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2 Experimental Ebola Drugs Saved Lives In Congo Outbreak

Health workers in protective suits tend to an Ebola victim kept in an isolation cube in Beni in the Democratic Republic of Congo.
Jerome Delay
Health workers in protective suits tend to an Ebola victim kept in an isolation cube in Beni in the Democratic Republic of Congo.

Researchers say they have identified the first clearly effective treatments for Ebola, a deadly disease that continues to spread in central Africa. The experimental drugs will be made widely available in the centers that have already treated thousands of patients.

This achievement is particularly notable given the extraordinary circumstances: Scientists in the Democratic Republic of Congo have been running a study in the midst of a deadly epidemic and in the face of armed assaults on doctors.

They've been comparing four potential treatments to see whether any or all can hold the Ebola virus in check. When scientists took a peek at the data last Friday, as a standard part of the testing protocol, they discovered that two of the experimental drugs were performing notably better than the other two.

"We now have seen that there are at least two therapies that are showing a beneficial effect in prolonging the life or decreasing the mortality of Ebola virus disease," said Dr. Anthony Fauci, head of the National Institute of Allergy and Infectious Diseases. "It is certainly not a total cure at all, but it clearly has shown a beneficial effect."

The two drugs that showed more benefit are monoclonal antibodies. They help the immune system fight off infection. One is made by Regeneron, the other, called "monoclonal antibody 114," or mAb114, was developed jointly by the NIAID and scientists in Africa.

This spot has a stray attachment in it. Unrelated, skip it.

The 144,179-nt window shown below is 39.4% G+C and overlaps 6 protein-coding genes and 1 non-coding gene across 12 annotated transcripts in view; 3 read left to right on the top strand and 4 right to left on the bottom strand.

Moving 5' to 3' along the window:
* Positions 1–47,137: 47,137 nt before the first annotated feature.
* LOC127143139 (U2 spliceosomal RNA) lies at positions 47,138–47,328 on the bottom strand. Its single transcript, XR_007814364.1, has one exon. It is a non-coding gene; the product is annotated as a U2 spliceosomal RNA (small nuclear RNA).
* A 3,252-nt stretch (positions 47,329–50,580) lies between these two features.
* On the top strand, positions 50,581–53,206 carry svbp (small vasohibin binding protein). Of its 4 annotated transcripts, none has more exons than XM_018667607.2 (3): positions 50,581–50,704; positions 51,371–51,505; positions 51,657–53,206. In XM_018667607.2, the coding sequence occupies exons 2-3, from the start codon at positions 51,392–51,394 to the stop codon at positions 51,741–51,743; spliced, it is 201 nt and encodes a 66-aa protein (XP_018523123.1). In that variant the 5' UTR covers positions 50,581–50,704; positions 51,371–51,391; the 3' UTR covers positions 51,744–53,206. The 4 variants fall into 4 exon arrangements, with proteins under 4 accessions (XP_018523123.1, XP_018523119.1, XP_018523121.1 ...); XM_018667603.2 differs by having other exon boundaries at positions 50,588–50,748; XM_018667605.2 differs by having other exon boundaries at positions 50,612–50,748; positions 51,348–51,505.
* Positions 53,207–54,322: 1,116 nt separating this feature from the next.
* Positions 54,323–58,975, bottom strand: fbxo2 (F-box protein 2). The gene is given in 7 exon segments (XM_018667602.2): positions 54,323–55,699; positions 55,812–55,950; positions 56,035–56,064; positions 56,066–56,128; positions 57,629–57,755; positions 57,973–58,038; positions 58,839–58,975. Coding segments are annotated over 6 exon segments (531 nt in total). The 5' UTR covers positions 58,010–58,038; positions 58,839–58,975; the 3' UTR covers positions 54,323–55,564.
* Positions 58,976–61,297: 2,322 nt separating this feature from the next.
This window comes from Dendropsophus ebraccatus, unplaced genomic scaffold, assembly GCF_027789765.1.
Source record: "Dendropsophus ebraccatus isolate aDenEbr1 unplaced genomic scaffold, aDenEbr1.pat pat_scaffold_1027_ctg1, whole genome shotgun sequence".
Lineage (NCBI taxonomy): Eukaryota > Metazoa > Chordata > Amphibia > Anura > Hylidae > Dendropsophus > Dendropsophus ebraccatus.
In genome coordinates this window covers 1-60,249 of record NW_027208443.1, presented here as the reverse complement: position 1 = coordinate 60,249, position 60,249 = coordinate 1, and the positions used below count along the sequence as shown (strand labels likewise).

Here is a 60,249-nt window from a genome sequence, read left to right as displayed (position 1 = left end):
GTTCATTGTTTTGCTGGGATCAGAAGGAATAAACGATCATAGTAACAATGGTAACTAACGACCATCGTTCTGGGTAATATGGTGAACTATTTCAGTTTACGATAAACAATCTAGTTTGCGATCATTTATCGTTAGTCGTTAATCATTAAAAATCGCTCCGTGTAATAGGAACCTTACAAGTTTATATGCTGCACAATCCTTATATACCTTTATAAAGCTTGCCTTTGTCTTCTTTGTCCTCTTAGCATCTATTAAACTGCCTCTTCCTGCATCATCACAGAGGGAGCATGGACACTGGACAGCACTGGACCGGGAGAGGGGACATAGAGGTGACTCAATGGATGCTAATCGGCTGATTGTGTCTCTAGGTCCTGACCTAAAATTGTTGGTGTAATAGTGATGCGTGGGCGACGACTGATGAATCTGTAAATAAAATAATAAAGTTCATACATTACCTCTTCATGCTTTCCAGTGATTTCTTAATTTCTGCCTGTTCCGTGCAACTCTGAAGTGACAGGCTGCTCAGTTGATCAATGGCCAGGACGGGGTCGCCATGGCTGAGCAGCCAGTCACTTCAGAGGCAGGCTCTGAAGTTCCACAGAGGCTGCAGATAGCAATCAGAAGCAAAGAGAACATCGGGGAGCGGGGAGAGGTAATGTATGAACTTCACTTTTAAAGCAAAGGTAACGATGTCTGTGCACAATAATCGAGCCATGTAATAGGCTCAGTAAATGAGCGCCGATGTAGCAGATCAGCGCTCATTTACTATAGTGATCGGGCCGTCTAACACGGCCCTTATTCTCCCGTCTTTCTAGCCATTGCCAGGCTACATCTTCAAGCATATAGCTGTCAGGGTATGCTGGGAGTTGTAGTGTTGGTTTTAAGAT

Those two products outperformed a drug called ZMapp, which had been developed in a previous outbreak and had shown some signs of success at the time. The fourth drug was a conventional antiviral medication called remdesivir.

About half of all patients died when they took the latter two drugs. But for the other two, mortality was about 30%. And people who got into treatment early did much better than that. Only 6% of the relatively healthy patients died if they took the Regeneron drug, Fauci said, and 11% died in the healthier group taking mAb114.

"These two are certainly the first therapies that have clearly shown a beneficial effect," Fauci told NPR.

The study will continue with just these two drugs, which will be compared head to head. But they will also be made available to all Ebola patients who come to treatment centers in the DRC.

More drug is being manufactured right now, Fauci says, "so this is not going to be a problem of drug supply."

Joining Fauci in announcing these findings were Dr. Jean-Jacques Muyembe-Tamfum, director general of the DRC's medical research institute, and Dr. Michael Ryan, who runs the World Health Organization's Health Emergencies Programme.

Ryan says right now, people aren't coming in for treatment promptly, and that's a problem. First, people who delay treatment are less likely to survive.

"The second and very important consequence," he says, "is that those patients spend longer amongst their family and friends and potentially expose other people in the community. So getting people into care more quickly is absolutely vital."

The challenge for doctors in the region is to convince people to leave their homes and seek that care despite a climate of distrust around the Ebola clinics.

"We are still seeing too many people staying away from Ebola treatment units, too many people not coming to hospital, or not being found in time to benefit from these therapies," he says.

Muyembe said he believes that once communities learn there is an effective treatment, they will come to treatment centers promptly. The drugs by themselves won't end the outbreak, but they can certainly help.

You can reach NPR Science Correspondent Richard Harris atrharris@npr.org.

Copyright 2021 NPR. To see more, visit https://www.npr.org.

Award-winning journalist Richard Harris has reported on a wide range of topics in science, medicine and the environment since he joined NPR in 1986. In early 2014, his focus shifted from an emphasis on climate change and the environment to biomedical research.